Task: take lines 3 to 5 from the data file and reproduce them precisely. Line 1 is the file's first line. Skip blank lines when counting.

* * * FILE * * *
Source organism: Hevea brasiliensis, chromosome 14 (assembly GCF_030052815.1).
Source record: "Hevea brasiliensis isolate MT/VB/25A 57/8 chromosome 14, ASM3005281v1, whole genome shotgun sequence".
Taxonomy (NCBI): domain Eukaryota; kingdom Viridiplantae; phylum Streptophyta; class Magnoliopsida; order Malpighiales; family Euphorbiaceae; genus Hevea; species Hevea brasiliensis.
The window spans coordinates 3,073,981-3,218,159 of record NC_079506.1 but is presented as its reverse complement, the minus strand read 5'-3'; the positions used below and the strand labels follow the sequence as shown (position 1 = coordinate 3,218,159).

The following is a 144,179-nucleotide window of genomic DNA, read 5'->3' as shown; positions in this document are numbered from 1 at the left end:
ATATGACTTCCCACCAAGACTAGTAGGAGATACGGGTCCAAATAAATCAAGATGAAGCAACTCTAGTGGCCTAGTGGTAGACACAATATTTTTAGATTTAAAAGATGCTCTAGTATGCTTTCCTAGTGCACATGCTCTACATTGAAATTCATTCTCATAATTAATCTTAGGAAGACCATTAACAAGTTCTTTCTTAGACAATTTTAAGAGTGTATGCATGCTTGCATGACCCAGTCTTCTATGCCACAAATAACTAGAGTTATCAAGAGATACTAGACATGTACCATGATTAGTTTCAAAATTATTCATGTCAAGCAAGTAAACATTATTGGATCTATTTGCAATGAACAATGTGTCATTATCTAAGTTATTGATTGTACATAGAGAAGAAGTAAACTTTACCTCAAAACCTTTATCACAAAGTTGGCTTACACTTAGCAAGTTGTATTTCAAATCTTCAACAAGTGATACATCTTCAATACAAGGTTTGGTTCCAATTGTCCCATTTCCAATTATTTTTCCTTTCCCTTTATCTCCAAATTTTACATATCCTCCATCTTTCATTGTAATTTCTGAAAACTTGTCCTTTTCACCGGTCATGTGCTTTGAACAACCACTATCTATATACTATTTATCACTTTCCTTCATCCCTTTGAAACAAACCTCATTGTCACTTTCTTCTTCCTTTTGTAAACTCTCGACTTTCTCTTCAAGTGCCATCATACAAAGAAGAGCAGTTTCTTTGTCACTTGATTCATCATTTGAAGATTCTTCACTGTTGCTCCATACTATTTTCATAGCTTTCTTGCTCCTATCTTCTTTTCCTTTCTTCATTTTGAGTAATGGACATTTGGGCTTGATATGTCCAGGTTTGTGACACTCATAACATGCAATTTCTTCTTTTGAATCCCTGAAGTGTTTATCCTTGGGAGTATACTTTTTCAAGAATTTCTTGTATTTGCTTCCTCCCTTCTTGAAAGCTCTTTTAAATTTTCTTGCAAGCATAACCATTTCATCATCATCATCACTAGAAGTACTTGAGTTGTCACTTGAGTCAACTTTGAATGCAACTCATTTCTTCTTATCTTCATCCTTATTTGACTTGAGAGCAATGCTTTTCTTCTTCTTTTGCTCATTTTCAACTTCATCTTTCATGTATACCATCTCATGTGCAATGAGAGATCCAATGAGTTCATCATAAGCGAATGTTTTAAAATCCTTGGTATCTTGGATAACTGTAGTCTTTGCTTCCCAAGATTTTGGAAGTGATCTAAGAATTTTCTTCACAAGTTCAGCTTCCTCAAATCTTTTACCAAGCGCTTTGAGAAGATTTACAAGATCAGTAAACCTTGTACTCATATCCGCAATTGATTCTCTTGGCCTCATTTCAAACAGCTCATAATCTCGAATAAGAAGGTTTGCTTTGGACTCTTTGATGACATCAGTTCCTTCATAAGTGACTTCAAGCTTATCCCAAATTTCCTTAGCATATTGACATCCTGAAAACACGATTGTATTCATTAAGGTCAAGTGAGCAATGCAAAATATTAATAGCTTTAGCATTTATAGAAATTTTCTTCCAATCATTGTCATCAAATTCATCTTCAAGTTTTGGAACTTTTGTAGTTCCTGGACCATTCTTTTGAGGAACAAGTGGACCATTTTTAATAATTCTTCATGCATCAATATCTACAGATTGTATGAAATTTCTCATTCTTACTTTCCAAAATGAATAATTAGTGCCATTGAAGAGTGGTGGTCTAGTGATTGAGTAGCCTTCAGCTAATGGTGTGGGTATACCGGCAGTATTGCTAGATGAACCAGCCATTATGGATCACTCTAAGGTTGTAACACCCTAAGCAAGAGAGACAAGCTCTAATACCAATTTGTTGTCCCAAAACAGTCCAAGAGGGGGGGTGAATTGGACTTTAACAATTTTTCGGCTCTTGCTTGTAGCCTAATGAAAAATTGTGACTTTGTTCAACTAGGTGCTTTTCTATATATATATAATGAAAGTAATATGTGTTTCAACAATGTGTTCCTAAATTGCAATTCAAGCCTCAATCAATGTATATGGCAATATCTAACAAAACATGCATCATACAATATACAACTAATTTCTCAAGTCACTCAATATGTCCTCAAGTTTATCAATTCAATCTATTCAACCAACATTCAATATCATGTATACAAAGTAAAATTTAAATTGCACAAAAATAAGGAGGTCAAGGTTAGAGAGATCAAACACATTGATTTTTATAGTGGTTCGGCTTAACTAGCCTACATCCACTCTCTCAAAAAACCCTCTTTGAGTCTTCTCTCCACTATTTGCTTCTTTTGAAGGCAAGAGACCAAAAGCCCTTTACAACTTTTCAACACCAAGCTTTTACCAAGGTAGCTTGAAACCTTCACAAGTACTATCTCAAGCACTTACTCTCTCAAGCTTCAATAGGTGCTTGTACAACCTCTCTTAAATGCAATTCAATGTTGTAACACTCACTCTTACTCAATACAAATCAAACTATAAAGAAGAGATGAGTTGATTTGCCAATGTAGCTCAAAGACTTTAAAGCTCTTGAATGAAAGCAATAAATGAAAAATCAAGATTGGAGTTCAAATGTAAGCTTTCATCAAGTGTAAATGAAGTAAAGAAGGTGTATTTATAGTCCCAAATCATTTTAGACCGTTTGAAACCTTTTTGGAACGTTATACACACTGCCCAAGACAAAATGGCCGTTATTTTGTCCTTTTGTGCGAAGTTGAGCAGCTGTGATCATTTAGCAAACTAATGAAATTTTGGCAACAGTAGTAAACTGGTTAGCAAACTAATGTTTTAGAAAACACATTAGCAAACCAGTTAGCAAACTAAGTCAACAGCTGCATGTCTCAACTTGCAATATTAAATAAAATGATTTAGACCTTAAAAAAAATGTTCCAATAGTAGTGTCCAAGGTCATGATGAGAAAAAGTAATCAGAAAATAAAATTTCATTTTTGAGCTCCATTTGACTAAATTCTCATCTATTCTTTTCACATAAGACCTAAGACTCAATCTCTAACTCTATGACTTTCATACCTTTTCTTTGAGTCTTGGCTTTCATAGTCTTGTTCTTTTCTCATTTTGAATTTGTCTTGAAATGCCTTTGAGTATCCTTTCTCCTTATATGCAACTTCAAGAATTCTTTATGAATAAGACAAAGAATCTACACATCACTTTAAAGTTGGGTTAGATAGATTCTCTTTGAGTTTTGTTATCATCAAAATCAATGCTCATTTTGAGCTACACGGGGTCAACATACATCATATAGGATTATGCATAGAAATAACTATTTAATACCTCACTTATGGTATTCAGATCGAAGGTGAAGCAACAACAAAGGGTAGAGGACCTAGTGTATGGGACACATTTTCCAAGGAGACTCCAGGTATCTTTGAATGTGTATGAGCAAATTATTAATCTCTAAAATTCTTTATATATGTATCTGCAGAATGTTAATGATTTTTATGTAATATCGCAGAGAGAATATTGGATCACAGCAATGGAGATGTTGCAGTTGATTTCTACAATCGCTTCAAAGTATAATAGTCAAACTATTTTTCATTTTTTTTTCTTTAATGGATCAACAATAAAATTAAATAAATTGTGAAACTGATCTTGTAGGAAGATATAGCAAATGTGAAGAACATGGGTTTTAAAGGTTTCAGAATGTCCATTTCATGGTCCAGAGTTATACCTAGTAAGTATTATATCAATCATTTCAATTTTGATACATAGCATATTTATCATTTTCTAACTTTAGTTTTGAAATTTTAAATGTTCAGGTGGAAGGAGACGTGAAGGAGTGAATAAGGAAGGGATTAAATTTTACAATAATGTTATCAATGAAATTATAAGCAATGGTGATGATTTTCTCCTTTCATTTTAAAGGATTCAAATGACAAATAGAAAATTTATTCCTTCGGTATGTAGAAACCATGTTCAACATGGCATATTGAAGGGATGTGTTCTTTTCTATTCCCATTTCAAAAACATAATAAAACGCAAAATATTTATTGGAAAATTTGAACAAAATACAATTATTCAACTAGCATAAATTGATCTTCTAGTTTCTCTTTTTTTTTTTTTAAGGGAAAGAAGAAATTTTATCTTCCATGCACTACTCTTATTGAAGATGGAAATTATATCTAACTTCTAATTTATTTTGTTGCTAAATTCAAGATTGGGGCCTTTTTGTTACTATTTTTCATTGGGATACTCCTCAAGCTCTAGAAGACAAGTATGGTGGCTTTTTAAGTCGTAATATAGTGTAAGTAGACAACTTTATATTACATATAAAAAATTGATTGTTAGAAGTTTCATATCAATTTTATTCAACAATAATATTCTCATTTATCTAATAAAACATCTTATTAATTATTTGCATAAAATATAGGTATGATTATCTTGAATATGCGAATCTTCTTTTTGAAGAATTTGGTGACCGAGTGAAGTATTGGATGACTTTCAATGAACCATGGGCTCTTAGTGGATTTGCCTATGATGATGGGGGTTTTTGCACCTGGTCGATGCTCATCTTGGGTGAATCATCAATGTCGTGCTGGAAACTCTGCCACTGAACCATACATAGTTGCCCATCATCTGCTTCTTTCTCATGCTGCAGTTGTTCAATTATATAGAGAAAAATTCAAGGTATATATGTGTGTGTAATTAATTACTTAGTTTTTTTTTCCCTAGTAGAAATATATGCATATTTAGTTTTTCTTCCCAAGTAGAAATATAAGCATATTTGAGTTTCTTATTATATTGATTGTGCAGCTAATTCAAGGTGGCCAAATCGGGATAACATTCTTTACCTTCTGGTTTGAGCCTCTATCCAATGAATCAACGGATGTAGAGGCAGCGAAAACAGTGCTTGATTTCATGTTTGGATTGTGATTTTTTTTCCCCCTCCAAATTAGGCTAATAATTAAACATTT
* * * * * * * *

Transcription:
Taxonomy (NCBI): domain Eukaryota; kingdom Viridiplantae; phylum Streptophyta; class Magnoliopsida; order Malpighiales; family Euphorbiaceae; genus Hevea; species Hevea brasiliensis.
The window spans coordinates 3,073,981-3,218,159 of record NC_079506.1 but is presented as its reverse complement, the minus strand read 5'-3'; the positions used below and the strand labels follow the sequence as shown (position 1 = coordinate 3,218,159).

The following is a 144,179-nucleotide window of genomic DNA, read 5'->3' as shown; positions in this document are numbered from 1 at the left end: